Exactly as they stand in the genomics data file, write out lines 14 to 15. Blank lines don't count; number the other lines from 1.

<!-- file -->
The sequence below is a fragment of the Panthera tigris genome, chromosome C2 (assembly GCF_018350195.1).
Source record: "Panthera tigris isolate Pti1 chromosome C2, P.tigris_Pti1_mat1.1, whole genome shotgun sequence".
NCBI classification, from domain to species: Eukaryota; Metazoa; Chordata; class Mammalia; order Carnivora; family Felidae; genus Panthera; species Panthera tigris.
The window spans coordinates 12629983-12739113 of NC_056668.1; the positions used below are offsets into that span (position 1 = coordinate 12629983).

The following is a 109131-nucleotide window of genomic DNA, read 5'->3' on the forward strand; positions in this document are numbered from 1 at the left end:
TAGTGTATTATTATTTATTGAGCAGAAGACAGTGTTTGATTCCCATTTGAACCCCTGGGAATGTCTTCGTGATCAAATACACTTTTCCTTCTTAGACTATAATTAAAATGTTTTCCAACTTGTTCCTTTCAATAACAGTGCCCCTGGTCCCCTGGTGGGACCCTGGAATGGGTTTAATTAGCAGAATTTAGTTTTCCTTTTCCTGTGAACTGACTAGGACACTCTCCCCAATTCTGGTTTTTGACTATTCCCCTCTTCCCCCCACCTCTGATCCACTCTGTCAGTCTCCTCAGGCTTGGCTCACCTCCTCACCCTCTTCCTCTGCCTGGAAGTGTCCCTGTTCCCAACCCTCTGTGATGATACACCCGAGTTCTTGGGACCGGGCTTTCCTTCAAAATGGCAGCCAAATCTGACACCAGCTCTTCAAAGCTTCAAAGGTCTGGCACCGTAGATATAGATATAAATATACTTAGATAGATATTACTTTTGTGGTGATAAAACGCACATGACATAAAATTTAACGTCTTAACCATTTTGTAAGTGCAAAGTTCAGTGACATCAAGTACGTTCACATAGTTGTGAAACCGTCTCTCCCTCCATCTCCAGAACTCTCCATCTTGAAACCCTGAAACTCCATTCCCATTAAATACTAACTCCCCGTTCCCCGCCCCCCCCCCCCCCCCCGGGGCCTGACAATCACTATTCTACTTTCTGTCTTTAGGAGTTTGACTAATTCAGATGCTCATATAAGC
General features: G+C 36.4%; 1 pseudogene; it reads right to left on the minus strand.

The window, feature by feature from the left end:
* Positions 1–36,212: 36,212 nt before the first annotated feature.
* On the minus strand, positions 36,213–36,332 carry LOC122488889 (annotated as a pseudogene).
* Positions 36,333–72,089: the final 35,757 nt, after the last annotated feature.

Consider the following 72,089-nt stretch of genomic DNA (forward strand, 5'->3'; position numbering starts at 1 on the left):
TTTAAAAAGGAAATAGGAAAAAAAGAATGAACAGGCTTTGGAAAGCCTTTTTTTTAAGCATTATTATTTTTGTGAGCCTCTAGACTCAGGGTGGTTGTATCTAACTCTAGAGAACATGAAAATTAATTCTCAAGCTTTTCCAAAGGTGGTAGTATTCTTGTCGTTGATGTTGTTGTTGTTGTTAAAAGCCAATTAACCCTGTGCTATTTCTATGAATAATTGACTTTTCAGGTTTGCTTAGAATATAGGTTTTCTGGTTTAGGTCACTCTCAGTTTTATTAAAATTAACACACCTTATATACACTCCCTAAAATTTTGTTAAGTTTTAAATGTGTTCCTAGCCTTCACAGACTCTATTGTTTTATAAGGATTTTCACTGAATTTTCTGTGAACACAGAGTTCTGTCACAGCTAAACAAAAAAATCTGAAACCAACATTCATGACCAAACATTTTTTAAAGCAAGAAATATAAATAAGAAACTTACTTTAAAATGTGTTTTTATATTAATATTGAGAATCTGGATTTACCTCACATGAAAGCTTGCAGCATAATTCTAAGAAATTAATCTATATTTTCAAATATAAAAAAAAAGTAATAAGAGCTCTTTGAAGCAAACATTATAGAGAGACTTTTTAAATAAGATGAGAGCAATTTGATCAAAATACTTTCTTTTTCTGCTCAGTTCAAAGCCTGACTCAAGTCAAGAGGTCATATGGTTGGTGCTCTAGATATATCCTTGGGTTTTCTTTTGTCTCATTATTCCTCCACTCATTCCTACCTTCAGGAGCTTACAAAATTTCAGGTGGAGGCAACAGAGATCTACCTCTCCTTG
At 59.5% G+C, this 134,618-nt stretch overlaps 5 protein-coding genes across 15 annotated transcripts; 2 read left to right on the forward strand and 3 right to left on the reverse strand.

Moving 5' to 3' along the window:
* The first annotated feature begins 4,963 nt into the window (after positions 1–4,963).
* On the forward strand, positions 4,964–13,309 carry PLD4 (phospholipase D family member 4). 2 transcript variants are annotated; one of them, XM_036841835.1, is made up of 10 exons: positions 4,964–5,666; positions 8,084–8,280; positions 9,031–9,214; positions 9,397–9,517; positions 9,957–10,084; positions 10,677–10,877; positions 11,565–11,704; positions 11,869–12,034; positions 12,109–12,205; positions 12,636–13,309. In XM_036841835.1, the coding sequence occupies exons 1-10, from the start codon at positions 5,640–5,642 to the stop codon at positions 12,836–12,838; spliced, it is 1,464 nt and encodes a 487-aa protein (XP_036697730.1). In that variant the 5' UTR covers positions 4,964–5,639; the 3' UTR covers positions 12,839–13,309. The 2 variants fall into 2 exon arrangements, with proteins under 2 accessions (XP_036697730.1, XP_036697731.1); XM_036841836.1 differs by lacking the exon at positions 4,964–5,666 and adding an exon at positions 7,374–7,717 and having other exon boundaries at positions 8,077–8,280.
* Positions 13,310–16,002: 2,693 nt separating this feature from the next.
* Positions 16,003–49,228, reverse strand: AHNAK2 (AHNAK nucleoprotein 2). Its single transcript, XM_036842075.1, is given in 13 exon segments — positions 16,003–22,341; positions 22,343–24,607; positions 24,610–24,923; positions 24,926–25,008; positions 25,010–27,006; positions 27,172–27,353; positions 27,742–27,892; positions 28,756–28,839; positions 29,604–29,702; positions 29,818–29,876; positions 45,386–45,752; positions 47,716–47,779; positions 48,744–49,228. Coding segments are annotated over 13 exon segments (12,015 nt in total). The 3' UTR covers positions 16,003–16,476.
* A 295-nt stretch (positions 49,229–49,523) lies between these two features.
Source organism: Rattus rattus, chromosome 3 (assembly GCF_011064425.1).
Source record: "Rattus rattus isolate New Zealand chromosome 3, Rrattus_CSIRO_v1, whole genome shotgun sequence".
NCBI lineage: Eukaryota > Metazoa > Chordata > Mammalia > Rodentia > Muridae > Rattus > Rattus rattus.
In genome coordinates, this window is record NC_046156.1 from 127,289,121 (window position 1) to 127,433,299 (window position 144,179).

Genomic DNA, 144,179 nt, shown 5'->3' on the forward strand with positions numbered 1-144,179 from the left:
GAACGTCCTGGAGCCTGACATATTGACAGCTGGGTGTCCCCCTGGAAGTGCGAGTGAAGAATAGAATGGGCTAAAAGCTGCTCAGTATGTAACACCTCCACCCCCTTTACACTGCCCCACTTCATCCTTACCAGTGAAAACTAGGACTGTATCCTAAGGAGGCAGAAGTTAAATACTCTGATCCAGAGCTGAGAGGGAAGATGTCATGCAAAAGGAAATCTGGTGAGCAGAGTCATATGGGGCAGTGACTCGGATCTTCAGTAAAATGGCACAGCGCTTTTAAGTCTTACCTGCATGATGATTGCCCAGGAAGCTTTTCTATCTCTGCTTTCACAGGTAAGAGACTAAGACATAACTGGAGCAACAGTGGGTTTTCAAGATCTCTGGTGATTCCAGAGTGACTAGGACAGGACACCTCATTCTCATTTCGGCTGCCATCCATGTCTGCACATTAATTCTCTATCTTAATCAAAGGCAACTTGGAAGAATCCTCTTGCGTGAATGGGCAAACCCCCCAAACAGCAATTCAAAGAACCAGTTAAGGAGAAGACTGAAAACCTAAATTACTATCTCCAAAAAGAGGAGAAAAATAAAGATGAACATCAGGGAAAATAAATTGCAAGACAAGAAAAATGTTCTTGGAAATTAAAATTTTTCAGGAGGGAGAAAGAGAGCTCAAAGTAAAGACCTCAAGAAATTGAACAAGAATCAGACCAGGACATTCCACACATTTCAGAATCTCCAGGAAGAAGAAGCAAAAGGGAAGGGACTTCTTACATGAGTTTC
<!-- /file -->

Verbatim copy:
At 59.5% G+C, this 134,618-nt stretch overlaps 5 protein-coding genes across 15 annotated transcripts; 2 read left to right on the forward strand and 3 right to left on the reverse strand.

Moving 5' to 3' along the window: